CHOICES

Ask the group to reflect on all the different ways they can make choices e.g:

  • The people we might ask for advice – teachers, parents, friends
  • Randomly
  • Thinking through pros and cons
  • Pray

Explain that today we are thinking about exams, and how we choose our subjects and cope with the exams we have to take.

RED OR BLUE

Neo has been seeing lots of strange things recently. He wants to find out about The Matrix although he has no idea what it is. He meets Trinity, who takes him to meet Morpheus.  Neo first meets Morpheus, and is given the choice of whether to pursue his curiosity about the matrix or not.

Neo has a choice to make; to take the blue pill and give up his quest, never knowing what the matrix is, or to take the red pill and find out all he’s been wanting to know.

Discuss with the group:

  • Do you think it’s an easy choice? Why/ why not?
  • Would it have been better for Neo if Morpheus had just offered him one pill as the answer to his quest so Neo didn’t have to make a choice? Why/ why not?
  • What do you think made Neo choose to take the red pill?
  • Do you like making choices? Why/ why not?
  • When it comes to choosing what subjects to take at school, what kind of things influence your choice?
  • Would you rather someone chose for you? Why/ why not?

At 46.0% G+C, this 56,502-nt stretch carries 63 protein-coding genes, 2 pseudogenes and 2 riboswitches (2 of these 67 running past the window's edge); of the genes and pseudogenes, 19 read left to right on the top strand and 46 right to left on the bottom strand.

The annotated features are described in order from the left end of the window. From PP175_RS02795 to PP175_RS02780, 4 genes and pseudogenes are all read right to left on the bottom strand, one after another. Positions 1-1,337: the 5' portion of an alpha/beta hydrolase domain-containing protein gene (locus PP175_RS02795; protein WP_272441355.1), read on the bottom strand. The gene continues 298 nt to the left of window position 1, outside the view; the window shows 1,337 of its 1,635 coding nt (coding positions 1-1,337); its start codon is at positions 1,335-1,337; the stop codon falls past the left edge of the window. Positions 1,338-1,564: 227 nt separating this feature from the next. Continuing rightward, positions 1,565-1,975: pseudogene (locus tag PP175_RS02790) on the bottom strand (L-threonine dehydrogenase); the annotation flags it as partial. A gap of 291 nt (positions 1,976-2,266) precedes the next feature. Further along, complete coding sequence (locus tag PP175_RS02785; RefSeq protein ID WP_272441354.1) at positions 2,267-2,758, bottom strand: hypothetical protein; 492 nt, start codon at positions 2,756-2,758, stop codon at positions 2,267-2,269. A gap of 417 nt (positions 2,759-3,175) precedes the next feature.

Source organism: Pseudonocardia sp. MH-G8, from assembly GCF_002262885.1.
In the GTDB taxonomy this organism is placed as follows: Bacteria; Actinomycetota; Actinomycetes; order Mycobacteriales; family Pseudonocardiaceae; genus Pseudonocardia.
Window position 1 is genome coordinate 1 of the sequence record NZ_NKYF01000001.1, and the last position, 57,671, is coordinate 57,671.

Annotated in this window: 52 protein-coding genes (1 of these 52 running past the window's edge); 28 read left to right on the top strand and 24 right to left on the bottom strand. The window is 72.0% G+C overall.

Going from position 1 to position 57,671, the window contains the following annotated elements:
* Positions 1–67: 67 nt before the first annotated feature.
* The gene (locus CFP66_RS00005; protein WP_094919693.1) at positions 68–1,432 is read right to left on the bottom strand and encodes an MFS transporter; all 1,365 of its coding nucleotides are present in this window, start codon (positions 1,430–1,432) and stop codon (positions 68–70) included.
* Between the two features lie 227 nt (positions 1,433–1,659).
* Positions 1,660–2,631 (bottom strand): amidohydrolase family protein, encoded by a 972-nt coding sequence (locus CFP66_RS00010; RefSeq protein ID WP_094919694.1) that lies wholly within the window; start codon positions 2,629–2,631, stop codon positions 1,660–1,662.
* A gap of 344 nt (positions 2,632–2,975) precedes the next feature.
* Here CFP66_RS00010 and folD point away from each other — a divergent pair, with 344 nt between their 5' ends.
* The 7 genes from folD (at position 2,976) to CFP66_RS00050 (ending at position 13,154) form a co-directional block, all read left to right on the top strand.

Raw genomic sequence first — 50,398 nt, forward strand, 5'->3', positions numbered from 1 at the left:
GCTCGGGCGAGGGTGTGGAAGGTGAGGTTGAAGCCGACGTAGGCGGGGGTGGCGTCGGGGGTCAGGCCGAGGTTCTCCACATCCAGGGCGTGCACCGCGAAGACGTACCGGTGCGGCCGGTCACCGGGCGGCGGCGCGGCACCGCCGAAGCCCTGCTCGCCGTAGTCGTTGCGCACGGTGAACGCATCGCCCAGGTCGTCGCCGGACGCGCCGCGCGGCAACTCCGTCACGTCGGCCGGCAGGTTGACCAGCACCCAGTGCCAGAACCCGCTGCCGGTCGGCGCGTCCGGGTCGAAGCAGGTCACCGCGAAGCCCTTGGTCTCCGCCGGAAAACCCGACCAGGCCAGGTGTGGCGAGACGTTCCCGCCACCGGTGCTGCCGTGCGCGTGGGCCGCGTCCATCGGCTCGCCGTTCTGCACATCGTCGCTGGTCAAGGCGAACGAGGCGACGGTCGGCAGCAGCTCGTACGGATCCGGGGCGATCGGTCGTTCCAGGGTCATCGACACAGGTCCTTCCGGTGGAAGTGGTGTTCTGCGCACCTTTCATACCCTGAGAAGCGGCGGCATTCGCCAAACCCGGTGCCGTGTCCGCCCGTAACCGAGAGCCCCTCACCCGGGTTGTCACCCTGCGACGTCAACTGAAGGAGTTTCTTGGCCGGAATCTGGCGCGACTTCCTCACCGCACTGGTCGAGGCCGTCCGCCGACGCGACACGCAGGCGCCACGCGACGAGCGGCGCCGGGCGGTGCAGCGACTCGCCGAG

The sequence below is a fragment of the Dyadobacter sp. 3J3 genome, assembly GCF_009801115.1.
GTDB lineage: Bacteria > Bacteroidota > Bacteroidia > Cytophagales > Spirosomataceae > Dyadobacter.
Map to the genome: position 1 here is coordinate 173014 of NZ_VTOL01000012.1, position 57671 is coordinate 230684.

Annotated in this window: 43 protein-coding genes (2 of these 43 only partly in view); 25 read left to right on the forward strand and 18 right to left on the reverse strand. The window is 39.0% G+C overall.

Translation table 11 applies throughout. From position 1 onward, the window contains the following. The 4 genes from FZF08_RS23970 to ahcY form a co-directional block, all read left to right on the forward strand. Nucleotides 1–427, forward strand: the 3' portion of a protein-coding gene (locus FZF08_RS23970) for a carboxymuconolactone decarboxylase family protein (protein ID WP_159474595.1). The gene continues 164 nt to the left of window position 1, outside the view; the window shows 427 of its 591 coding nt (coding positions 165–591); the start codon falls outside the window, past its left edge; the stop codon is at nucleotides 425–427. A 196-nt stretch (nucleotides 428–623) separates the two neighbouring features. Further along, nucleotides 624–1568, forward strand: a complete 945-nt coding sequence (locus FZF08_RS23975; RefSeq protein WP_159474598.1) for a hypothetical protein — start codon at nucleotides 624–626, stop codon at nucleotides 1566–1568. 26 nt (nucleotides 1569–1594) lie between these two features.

WHO CARES?

Ask the group what people worry about when it comes to doing exams. Ask them to think not just about what they might worry about but what they think others worry about too.

Write their answers on a flip chart (or get one of the group to write them up).  Discuss:

  • Does God care about any of the things they’ve listed? Why/ why not?
  • Which things does God think are important? Why?

Ask the young people to find Philippians 4:6-7. Ask one of the group to read through the two verses.

Discuss:

  • Look back at the list. Have you changed your mind – does God care about any of the things we’ve listed? How do you know?
  • What do you think we should do if we’re getting stressed about our exams?
  • Why should we thank God when we are praying? What could we thank Him for?
  • What does God promise us when we pray?

If you are coming up to a period of exams, why not organise an exam timetable for the group. This could be a grid showing everyone’s exams. You could distribute it around the group (and throughout the church family) so that people can pray for each other.